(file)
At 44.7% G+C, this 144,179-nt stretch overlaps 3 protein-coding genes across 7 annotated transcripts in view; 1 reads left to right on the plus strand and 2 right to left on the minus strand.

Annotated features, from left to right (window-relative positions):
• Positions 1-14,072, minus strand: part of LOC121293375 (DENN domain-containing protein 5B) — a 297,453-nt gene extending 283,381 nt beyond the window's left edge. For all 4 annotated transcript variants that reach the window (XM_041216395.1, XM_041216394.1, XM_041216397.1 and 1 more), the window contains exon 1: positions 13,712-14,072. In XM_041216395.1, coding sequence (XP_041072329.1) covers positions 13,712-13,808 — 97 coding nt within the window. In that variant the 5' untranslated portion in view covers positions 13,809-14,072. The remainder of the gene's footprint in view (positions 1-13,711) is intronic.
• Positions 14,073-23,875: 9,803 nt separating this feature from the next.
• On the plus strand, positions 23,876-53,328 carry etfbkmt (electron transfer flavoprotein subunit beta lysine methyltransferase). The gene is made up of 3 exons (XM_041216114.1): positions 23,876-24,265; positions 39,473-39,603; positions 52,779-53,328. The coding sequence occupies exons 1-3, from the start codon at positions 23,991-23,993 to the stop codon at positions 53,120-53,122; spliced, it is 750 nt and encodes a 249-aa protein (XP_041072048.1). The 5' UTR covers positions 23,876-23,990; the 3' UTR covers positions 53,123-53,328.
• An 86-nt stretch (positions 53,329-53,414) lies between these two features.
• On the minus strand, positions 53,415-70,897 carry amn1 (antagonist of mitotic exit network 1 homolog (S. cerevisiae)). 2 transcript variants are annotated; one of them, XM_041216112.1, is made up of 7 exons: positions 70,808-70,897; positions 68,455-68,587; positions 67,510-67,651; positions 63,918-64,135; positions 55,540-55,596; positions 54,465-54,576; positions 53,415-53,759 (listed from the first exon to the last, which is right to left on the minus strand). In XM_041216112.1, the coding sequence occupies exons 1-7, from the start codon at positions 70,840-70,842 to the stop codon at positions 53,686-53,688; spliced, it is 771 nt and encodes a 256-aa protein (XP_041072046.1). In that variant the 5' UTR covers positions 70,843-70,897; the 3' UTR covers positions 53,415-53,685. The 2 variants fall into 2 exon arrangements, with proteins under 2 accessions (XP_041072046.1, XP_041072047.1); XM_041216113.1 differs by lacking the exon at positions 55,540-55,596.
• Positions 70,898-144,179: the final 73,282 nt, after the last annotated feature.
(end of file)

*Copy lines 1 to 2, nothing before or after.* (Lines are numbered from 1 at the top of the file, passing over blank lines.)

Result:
At 44.7% G+C, this 144,179-nt stretch overlaps 3 protein-coding genes across 7 annotated transcripts in view; 1 reads left to right on the plus strand and 2 right to left on the minus strand.

Annotated features, from left to right (window-relative positions):